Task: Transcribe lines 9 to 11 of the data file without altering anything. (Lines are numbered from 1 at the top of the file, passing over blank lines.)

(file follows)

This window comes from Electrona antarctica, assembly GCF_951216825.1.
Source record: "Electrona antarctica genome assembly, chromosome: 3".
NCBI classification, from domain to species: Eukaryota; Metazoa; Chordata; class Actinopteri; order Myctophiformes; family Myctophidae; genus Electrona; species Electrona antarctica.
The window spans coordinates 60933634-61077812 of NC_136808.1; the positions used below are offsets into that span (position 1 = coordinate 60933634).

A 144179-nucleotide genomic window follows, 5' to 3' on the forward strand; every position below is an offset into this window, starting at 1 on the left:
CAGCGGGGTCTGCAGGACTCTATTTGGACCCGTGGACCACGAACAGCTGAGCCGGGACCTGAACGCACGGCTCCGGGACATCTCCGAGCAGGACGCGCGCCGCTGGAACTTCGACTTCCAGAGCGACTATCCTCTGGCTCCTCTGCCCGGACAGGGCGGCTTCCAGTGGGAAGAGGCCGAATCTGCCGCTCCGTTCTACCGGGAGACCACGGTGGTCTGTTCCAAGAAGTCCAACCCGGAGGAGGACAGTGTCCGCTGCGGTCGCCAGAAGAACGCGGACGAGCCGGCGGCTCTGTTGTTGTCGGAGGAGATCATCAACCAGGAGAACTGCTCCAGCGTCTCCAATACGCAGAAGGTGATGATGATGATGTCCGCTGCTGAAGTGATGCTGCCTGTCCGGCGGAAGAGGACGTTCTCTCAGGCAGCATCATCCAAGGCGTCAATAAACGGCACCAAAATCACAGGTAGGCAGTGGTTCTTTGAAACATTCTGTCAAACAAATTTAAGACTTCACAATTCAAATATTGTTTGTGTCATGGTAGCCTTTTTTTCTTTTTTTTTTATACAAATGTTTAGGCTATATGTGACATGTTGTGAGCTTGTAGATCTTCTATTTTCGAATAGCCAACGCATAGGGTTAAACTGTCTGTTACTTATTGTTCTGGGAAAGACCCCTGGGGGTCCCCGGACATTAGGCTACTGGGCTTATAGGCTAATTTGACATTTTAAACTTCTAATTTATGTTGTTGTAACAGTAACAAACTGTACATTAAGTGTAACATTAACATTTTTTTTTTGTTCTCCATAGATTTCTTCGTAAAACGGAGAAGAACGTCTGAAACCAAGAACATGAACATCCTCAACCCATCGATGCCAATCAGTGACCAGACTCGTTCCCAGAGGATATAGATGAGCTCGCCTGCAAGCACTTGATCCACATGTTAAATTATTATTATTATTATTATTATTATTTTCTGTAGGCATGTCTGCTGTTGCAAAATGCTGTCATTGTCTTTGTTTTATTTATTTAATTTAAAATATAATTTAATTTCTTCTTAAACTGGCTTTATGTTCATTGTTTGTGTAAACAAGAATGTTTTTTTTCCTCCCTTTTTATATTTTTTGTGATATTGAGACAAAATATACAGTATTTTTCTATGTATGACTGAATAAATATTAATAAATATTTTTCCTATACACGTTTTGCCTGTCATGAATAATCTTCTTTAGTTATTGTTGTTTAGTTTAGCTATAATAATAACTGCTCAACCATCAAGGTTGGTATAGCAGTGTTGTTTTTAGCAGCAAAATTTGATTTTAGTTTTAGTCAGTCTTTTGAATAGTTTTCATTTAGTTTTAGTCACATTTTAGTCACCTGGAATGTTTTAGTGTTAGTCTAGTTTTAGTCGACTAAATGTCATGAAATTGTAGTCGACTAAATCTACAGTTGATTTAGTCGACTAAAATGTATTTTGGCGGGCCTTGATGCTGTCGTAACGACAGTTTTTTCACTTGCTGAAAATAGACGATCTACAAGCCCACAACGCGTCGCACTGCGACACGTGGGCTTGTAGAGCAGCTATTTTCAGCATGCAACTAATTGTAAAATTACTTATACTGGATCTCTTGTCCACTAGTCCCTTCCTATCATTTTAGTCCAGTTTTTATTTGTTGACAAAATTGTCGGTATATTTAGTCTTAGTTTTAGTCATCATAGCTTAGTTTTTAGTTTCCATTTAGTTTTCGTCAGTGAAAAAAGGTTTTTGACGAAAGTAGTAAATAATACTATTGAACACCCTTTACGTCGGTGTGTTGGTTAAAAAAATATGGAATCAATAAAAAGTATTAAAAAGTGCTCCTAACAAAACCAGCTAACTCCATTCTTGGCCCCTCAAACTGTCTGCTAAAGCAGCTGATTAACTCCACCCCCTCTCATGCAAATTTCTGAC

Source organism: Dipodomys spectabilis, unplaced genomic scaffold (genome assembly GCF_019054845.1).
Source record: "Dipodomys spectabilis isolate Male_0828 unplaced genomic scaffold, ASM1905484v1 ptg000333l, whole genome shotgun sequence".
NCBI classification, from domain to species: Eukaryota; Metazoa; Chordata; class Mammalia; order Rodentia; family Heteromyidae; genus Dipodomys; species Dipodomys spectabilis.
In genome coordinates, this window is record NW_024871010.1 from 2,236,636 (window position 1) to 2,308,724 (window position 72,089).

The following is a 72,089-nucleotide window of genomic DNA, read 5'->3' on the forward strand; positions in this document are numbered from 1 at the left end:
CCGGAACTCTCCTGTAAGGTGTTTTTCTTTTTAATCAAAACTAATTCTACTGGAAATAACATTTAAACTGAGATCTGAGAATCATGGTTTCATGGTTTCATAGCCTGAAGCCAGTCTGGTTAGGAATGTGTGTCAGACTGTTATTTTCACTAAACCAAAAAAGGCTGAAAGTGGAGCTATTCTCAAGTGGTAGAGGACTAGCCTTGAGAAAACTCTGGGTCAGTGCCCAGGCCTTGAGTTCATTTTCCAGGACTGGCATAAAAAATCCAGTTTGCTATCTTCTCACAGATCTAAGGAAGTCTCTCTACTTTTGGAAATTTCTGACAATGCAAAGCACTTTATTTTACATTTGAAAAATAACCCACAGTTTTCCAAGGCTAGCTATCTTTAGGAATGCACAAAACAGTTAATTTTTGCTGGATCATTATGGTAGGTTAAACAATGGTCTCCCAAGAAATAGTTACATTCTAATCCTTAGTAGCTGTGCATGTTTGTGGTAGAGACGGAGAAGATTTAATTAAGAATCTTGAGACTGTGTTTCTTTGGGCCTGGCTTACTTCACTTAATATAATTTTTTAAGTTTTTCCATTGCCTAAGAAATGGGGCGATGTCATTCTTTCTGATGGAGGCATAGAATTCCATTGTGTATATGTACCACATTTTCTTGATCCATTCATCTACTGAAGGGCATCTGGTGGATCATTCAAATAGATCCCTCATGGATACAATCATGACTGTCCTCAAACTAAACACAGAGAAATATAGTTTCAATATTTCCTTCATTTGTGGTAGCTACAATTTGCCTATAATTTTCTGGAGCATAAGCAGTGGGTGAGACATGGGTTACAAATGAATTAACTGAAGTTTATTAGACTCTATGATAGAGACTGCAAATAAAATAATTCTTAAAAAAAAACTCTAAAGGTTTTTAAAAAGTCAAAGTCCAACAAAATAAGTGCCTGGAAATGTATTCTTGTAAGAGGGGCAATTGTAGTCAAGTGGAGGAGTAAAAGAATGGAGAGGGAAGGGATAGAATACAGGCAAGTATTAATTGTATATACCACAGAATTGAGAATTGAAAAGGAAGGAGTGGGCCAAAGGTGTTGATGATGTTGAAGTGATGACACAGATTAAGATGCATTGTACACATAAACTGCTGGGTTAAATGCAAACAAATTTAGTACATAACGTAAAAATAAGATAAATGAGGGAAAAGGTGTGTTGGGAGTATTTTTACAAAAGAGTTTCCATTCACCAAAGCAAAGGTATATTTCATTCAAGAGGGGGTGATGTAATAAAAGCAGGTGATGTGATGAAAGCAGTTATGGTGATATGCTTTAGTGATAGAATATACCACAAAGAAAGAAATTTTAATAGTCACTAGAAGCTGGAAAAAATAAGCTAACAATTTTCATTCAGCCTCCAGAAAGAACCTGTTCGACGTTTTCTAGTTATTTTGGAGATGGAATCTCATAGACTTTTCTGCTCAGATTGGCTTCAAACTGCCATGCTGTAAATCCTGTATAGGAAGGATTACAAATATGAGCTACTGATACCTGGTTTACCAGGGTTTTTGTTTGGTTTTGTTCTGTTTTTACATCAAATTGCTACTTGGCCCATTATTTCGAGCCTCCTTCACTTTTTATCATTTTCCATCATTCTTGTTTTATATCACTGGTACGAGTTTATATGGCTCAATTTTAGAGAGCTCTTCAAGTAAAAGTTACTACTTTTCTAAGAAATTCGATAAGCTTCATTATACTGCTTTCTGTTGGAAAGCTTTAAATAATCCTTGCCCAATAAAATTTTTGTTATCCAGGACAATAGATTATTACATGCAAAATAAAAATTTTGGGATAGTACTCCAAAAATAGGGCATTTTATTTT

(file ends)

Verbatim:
NCBI classification, from domain to species: Eukaryota; Metazoa; Chordata; class Mammalia; order Rodentia; family Heteromyidae; genus Dipodomys; species Dipodomys spectabilis.
In genome coordinates, this window is record NW_024871010.1 from 2,236,636 (window position 1) to 2,308,724 (window position 72,089).

The following is a 72,089-nucleotide window of genomic DNA, read 5'->3' on the forward strand; positions in this document are numbered from 1 at the left end: